Heartless Critics

Here are some examples.

This is the "She is being unbiblical because Sarah went along with weird stuff."

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Then there is the  "She must have an axe to grind" zinger.

2/1/16 Update: Q said iImisrepresented him. He claims he didn't say Naghmeh has an axe to grind but instead meant the following. It appears that he means that far too many supporters of abusers jump on the bandwagon to grind their axes because they have an agenda. 

I wrote that about the people jumping on the bandwagon of guilty without hearing from the man or any type of investigation because it seemed people were doing it because they have an axe *ax* (an agenda) to grind and they become blinded by that agenda.

Well, isn't that so much better? (End of update)

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And never forget the "That woman wants to lock the king out of his castle." 

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Finally here is the typical "her story does not add up" gambit. (Aside to Jerry-As for wanting to hear from Saeed, well, you are about to get your chance.)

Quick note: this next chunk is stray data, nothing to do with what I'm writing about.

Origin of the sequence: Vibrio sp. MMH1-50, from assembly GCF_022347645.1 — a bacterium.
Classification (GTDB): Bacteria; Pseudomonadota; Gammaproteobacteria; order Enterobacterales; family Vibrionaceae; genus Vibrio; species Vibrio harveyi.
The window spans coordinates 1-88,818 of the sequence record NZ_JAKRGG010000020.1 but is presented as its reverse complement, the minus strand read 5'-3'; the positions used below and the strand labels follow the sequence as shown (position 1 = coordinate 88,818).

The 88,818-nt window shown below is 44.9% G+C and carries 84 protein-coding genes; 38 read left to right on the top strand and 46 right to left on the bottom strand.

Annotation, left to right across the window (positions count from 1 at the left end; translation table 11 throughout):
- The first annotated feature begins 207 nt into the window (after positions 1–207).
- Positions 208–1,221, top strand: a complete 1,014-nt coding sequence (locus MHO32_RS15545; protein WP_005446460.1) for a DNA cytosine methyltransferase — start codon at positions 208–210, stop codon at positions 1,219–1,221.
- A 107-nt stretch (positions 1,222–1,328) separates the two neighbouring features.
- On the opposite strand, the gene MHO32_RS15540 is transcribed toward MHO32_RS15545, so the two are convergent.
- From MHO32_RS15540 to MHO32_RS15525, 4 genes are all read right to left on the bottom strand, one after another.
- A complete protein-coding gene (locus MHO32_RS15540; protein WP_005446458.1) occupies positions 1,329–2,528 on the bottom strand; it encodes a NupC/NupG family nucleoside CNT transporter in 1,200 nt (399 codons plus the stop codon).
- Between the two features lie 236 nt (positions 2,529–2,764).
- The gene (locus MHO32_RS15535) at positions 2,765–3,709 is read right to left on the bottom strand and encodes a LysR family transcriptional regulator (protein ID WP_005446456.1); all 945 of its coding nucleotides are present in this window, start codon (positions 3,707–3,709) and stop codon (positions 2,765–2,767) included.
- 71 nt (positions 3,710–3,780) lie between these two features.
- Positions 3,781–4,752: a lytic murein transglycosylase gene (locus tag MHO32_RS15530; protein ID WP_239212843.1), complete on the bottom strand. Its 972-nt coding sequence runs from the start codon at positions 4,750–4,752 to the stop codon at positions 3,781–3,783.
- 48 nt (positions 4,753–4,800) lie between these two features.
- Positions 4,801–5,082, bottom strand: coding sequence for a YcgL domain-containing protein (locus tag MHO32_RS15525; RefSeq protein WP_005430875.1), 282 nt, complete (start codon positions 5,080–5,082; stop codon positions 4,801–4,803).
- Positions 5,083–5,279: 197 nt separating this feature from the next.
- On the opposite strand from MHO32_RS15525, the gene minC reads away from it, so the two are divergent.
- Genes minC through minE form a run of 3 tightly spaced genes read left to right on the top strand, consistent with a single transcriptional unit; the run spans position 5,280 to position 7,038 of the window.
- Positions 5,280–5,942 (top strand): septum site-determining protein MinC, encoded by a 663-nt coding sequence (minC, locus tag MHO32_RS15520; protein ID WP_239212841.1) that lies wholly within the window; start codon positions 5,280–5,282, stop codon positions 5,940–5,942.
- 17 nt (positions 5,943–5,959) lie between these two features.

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The guys in the white hat show up.

Thankfully, a couple of guys jumped in and supported Naghmeh's story. 

Jeff S gets marital abuse. .

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WillysJeepMan saw behind the asinine "I am not saying she is lying but…

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Then Franklin Graham pulls the "two sides to every story" canard.

Franklin Graham poured cold water on Naghmeh reports and says there are two sides to every story. No, Mr. Graham, sometimes there is only one correct version and that is called the truth.

"While we rejoice at his (Saeed Abedini's) new freedom, we now lift him and his wife, Naghmeh, to the Lord for healing in their marriage. Other than God, no one knows the details and the truth of what has happened between Saeed and Naghmeh except them. There's an old saying that there are at least two sides to every story," Graham, the CEO of the Billy Graham Evangelistic Association, wrote in a Facebook message on Thursday.

Graham added that he is trying to be a friend and assist both, and said that there is a great need for prayer for their relationship.

"I can tell one thing for sure — not everything that has been reported in the media is true," he asserted.